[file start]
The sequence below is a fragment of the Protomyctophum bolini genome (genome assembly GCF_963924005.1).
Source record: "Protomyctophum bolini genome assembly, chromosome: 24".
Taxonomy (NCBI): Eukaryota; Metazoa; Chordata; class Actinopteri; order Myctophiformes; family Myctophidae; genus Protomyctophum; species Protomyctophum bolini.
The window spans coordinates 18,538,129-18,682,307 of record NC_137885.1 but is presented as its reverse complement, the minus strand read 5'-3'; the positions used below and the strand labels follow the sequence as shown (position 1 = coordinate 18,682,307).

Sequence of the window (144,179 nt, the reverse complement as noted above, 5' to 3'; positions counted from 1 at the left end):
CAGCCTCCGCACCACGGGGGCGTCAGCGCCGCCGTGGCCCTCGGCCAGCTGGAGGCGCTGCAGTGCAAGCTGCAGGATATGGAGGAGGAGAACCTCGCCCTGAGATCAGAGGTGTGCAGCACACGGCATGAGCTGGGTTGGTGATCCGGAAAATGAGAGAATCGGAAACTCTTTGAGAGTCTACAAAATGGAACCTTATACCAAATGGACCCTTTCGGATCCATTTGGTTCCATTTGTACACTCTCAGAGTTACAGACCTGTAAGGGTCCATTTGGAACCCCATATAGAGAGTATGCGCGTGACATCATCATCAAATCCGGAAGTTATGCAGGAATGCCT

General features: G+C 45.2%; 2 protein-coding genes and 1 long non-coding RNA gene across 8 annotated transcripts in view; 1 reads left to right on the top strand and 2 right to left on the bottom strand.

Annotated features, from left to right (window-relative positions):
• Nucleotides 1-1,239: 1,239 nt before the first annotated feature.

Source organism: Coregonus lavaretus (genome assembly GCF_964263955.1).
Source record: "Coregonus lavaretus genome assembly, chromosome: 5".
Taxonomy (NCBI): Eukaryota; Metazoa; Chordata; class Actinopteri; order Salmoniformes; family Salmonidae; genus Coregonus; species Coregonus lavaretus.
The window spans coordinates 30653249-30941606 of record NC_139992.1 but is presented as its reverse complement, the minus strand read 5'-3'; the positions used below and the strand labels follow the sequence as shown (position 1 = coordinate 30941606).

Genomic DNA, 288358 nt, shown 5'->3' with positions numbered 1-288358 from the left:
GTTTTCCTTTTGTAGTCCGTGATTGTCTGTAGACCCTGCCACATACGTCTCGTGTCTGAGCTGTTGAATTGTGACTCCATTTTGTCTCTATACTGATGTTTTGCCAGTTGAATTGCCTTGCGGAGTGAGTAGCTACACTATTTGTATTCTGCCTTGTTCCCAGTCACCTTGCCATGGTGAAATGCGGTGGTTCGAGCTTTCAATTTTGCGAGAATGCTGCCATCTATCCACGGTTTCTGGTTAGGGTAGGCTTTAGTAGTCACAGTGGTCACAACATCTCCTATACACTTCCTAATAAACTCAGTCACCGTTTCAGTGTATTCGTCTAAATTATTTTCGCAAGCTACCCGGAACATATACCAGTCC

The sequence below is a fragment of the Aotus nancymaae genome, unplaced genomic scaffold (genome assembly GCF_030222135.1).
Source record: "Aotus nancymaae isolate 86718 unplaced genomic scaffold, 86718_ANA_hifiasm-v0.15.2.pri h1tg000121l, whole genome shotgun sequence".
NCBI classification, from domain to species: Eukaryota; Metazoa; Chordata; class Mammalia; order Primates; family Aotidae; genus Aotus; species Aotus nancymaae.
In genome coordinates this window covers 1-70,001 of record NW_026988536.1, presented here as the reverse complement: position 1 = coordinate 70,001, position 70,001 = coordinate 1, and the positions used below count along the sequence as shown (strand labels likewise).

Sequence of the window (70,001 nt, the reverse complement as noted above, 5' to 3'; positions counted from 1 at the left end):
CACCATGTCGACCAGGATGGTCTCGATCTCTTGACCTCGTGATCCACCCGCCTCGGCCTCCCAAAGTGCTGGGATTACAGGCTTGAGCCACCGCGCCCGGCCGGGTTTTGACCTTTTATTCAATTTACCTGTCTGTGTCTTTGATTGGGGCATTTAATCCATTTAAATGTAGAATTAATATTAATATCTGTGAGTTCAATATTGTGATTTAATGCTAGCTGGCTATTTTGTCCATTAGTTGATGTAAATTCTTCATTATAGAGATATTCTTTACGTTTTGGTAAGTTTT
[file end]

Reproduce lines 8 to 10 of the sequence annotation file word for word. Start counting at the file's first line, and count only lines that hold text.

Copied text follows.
Annotated features, from left to right (window-relative positions):
• Nucleotides 1-1,239: 1,239 nt before the first annotated feature.

Source organism: Coregonus lavaretus (genome assembly GCF_964263955.1).